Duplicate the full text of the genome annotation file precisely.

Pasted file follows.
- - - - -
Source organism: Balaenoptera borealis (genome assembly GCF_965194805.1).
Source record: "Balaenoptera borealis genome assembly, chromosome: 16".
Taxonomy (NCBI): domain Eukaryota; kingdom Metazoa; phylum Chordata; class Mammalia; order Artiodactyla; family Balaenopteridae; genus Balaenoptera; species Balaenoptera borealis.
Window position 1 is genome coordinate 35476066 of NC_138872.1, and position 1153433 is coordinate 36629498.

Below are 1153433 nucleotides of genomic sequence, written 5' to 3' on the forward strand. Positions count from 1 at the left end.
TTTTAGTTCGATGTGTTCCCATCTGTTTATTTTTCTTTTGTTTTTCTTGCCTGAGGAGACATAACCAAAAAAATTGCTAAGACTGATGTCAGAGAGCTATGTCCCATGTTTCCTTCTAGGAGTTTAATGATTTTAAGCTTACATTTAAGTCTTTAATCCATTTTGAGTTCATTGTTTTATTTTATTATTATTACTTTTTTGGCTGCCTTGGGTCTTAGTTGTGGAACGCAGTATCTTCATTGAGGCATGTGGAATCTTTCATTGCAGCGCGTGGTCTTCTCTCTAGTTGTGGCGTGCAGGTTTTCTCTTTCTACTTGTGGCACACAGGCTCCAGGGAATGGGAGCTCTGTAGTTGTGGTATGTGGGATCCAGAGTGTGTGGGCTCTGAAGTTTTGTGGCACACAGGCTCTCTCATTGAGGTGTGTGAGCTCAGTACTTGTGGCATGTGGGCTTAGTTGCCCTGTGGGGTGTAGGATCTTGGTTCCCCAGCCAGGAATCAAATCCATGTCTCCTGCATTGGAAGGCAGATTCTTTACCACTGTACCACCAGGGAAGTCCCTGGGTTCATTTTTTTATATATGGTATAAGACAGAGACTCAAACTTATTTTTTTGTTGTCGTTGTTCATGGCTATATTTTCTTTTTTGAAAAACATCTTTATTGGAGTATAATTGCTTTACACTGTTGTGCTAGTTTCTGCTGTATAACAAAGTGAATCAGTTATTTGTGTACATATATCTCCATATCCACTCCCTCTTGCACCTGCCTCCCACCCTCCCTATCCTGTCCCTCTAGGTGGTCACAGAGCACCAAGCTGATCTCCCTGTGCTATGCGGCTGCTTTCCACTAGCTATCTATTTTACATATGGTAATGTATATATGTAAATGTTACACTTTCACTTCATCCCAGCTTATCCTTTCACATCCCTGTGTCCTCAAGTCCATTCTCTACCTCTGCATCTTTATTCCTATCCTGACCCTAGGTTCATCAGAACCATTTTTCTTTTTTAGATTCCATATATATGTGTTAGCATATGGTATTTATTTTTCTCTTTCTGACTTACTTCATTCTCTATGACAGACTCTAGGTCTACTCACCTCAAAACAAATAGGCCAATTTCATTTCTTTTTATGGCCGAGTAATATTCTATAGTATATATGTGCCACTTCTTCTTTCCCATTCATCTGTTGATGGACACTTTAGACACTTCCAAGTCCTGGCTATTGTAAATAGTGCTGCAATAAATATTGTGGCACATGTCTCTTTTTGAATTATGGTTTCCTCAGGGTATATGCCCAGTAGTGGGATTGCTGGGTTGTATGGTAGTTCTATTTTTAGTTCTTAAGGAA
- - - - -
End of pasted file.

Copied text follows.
Source organism: Balaenoptera borealis (genome assembly GCF_965194805.1).
Source record: "Balaenoptera borealis genome assembly, chromosome: 16".
Taxonomy (NCBI): domain Eukaryota; kingdom Metazoa; phylum Chordata; class Mammalia; order Artiodactyla; family Balaenopteridae; genus Balaenoptera; species Balaenoptera borealis.
Window position 1 is genome coordinate 35476066 of NC_138872.1, and position 1153433 is coordinate 36629498.

Below are 1153433 nucleotides of genomic sequence, written 5' to 3' on the forward strand. Positions count from 1 at the left end.
TTTTAGTTCGATGTGTTCCCATCTGTTTATTTTTCTTTTGTTTTTCTTGCCTGAGGAGACATAACCAAAAAAATTGCTAAGACTGATGTCAGAGAGCTATGTCCCATGTTTCCTTCTAGGAGTTTAATGATTTTAAGCTTACATTTAAGTCTTTAATCCATTTTGAGTTCATTGTTTTATTTTATTATTATTACTTTTTTGGCTGCCTTGGGTCTTAGTTGTGGAACGCAGTATCTTCATTGAGGCATGTGGAATCTTTCATTGCAGCGCGTGGTCTTCTCTCTAGTTGTGGCGTGCAGGTTTTCTCTTTCTACTTGTGGCACACAGGCTCCAGGGAATGGGAGCTCTGTAGTTGTGGTATGTGGGATCCAGAGTGTGTGGGCTCTGAAGTTTTGTGGCACACAGGCTCTCTCATTGAGGTGTGTGAGCTCAGTACTTGTGGCATGTGGGCTTAGTTGCCCTGTGGGGTGTAGGATCTTGGTTCCCCAGCCAGGAATCAAATCCATGTCTCCTGCATTGGAAGGCAGATTCTTTACCACTGTACCACCAGGGAAGTCCCTGGGTTCATTTTTTTATATATGGTATAAGACAGAGACTCAAACTTATTTTTTTGTTGTCGTTGTTCATGGCTATATTTTCTTTTTTGAAAAACATCTTTATTGGAGTATAATTGCTTTACACTGTTGTGCTAGTTTCTGCTGTATAACAAAGTGAATCAGTTATTTGTGTACATATATCTCCATATCCACTCCCTCTTGCACCTGCCTCCCACCCTCCCTATCCTGTCCCTCTAGGTGGTCACAGAGCACCAAGCTGATCTCCCTGTGCTATGCGGCTGCTTTCCACTAGCTATCTATTTTACATATGGTAATGTATATATGTAAATGTTACACTTTCACTTCATCCCAGCTTATCCTTTCACATCCCTGTGTCCTCAAGTCCATTCTCTACCTCTGCATCTTTATTCCTATCCTGACCCTAGGTTCATCAGAACCATTTTTCTTTTTTAGATTCCATATATATGTGTTAGCATATGGTATTTATTTTTCTCTTTCTGACTTACTTCATTCTCTATGACAGACTCTAGGTCTACTCACCTCAAAACAAATAGGCCAATTTCATTTCTTTTTATGGCCGAGTAATATTCTATAGTATATATGTGCCACTTCTTCTTTCCCATTCATCTGTTGATGGACACTTTAGACACTTCCAAGTCCTGGCTATTGTAAATAGTGCTGCAATAAATATTGTGGCACATGTCTCTTTTTGAATTATGGTTTCCTCAGGGTATATGCCCAGTAGTGGGATTGCTGGGTTGTATGGTAGTTCTATTTTTAGTTCTTAAGGAA